There are no access restrictions north of Oregon Inlet. Access to Hatteras Island remains restricted and is limited to residents, non-resident property owners and non-resident employees of businesses with proper reentry passes.

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Currituck Beach Lighthouse

currituck lighthouse viewWhen the Bodie Island Lighthouse was completed in 1871 there was only one stretch of the eastern US coastline that remained dark—a condition the US Lighthouse Board noted in its 1871 report.

“With the completion of the light house at Body’s Island (Bodie Island) there will remain only one important interval of unlighted coast on the Atlantic from . . . Maine to . . . Florida. That dark space will be embraced between Cape Henry and Body’s Island, a distance of eighty miles and an unlighted space of forty miles, at the center of which there should be a first-order (Fresnel) Light . . . It is now believed that the construction of this tower should be no longer delayed.” Congress agreed, and in 1873 appropriated $50,000 to begin construction. When completed two years later, the new Currituck Beach Lighthouse cost $178,000, approximately $3.9 million in modern dollars.

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Fall Things To Do 2016

Mustang Music Festival LineupOver the past few years, the September and October months have become popular times to visit the Outer Banks.

There are so many great events during these months—even extending into November—that it’s almost difficult to know where to start! Great weather, great music, and great festivals. Plus, the water is still warm enough to go swimming and both the water and air temperatures can stay moderate well into October.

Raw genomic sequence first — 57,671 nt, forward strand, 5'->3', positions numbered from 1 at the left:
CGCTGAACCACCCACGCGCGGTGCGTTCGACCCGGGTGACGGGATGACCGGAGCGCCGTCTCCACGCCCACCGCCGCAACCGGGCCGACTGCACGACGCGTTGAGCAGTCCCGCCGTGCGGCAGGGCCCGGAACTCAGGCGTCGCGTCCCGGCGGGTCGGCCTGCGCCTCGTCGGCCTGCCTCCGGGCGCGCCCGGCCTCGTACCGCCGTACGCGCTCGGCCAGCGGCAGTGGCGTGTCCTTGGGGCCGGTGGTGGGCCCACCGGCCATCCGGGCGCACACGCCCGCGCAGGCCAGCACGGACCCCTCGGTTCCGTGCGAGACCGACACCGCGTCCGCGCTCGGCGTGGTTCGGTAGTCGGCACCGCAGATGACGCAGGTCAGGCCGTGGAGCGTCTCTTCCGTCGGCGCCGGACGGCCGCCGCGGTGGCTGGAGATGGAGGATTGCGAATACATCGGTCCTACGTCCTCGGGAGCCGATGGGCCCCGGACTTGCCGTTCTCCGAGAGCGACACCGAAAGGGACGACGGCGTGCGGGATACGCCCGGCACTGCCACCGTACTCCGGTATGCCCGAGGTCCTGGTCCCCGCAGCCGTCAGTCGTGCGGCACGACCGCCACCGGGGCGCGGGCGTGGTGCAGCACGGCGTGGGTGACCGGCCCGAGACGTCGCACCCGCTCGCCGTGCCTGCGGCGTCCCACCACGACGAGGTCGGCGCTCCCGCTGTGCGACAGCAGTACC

Music lovers mark Columbus Day on their calendar, as two great back-to-back festivals highlight the music scene over that three day weekend. The Mustang Music Festival at the Whalehead Club in Corolla headlines Friday and Saturday, with its eclectic blend of rock, blues and avant garde bluegrass. Sunday it’s the Duck Jazz Festival on the Duck Town Green, where impressive national and regional jazz artists perform in a near perfect outdoor setting.

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Navigating the Outer Banks

Navigating the OBXTravelling through the Outer Banks is remarkably easy since there are only two directions one can go, north or south. The two exceptions to this rule are Colington Island and the town of Manteo (located on Roanoke Island), which are both situated to the west.

In the heart of the Outer Banks, there are two main roads for travel through the towns of Kitty Hawk, Kill Devil Hills and Nags Head: US 158 and NC 12. These highways each have two reference names, US 158 or Croatan Highway and NC 12 or Virginia Dare Trail. When using GPS or SIRI for directions, it’s important to use the street names for both road systems.

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Visiting The Wild Horses of Carova

Wild Horses in CorollaOne of the most beautiful sights on the Outer Banks is the image of four or five Wild Mustangs standing atop a dune silhouetted against the sky. The visual perfectly captures the Outer Banks, its history, and the fragile balance that exists between people and nature.

There are approximately 100 wild horses roaming the 4WD area north of Corolla, usually called Carova for the small village at the state border with Virginia. The horses, descendants of the Spanish Mustangs of the conquistadors, have roamed the Outer Banks since the 16th century. At that time, the rivalry for control of North America between Spain and England was intense and often violent, eventually leading to the defeat of the Spanish Armada in 1588.